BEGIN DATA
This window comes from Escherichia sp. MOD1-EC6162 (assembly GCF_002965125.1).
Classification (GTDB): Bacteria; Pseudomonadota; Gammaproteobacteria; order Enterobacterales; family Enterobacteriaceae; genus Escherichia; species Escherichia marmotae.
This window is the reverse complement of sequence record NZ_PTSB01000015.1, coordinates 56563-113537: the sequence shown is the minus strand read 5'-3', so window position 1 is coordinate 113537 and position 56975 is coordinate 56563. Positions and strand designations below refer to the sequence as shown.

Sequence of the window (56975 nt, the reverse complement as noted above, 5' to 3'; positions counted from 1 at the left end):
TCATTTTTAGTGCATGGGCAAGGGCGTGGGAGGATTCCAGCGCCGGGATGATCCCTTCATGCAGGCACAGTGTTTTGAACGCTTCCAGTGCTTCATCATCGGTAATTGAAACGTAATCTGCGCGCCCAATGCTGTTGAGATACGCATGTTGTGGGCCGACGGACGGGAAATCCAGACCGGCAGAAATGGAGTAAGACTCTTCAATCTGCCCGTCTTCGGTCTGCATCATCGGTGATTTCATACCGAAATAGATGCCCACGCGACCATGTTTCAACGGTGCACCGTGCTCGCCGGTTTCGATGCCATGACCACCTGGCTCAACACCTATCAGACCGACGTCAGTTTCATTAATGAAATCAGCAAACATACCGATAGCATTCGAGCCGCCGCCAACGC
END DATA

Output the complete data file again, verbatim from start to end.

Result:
This window comes from Escherichia sp. MOD1-EC6162 (assembly GCF_002965125.1).
Classification (GTDB): Bacteria; Pseudomonadota; Gammaproteobacteria; order Enterobacterales; family Enterobacteriaceae; genus Escherichia; species Escherichia marmotae.
This window is the reverse complement of sequence record NZ_PTSB01000015.1, coordinates 56563-113537: the sequence shown is the minus strand read 5'-3', so window position 1 is coordinate 113537 and position 56975 is coordinate 56563. Positions and strand designations below refer to the sequence as shown.

Sequence of the window (56975 nt, the reverse complement as noted above, 5' to 3'; positions counted from 1 at the left end):
TCATTTTTAGTGCATGGGCAAGGGCGTGGGAGGATTCCAGCGCCGGGATGATCCCTTCATGCAGGCACAGTGTTTTGAACGCTTCCAGTGCTTCATCATCGGTAATTGAAACGTAATCTGCGCGCCCAATGCTGTTGAGATACGCATGTTGTGGGCCGACGGACGGGAAATCCAGACCGGCAGAAATGGAGTAAGACTCTTCAATCTGCCCGTCTTCGGTCTGCATCATCGGTGATTTCATACCGAAATAGATGCCCACGCGACCATGTTTCAACGGTGCACCGTGCTCGCCGGTTTCGATGCCATGACCACCTGGCTCAACACCTATCAGACCGACGTCAGTTTCATTAATGAAATCAGCAAACATACCGATAGCATTCGAGCCGCCGCCAACGC